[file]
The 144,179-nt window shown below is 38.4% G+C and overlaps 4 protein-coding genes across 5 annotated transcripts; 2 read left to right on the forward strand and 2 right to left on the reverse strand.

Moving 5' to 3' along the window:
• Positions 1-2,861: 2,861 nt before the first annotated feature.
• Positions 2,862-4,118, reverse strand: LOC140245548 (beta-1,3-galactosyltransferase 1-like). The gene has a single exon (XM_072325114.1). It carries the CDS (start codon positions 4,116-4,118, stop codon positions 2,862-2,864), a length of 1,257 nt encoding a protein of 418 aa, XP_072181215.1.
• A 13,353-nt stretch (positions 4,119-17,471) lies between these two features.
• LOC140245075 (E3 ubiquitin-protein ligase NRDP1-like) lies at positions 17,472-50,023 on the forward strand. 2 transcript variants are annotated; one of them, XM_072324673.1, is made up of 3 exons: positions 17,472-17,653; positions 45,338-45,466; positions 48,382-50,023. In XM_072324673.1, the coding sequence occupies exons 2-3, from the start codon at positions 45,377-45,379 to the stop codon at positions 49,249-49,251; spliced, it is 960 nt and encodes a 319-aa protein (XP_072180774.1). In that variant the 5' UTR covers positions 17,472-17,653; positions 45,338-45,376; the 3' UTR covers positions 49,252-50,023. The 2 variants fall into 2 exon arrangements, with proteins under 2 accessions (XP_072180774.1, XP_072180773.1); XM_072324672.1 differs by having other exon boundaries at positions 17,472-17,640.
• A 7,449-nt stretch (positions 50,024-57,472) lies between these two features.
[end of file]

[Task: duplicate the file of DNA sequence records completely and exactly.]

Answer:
The 144,179-nt window shown below is 38.4% G+C and overlaps 4 protein-coding genes across 5 annotated transcripts; 2 read left to right on the forward strand and 2 right to left on the reverse strand.

Moving 5' to 3' along the window:
• Positions 1-2,861: 2,861 nt before the first annotated feature.
• Positions 2,862-4,118, reverse strand: LOC140245548 (beta-1,3-galactosyltransferase 1-like). The gene has a single exon (XM_072325114.1). It carries the CDS (start codon positions 4,116-4,118, stop codon positions 2,862-2,864), a length of 1,257 nt encoding a protein of 418 aa, XP_072181215.1.
• A 13,353-nt stretch (positions 4,119-17,471) lies between these two features.
• LOC140245075 (E3 ubiquitin-protein ligase NRDP1-like) lies at positions 17,472-50,023 on the forward strand. 2 transcript variants are annotated; one of them, XM_072324673.1, is made up of 3 exons: positions 17,472-17,653; positions 45,338-45,466; positions 48,382-50,023. In XM_072324673.1, the coding sequence occupies exons 2-3, from the start codon at positions 45,377-45,379 to the stop codon at positions 49,249-49,251; spliced, it is 960 nt and encodes a 319-aa protein (XP_072180774.1). In that variant the 5' UTR covers positions 17,472-17,653; positions 45,338-45,376; the 3' UTR covers positions 49,252-50,023. The 2 variants fall into 2 exon arrangements, with proteins under 2 accessions (XP_072180774.1, XP_072180773.1); XM_072324672.1 differs by having other exon boundaries at positions 17,472-17,640.
• A 7,449-nt stretch (positions 50,024-57,472) lies between these two features.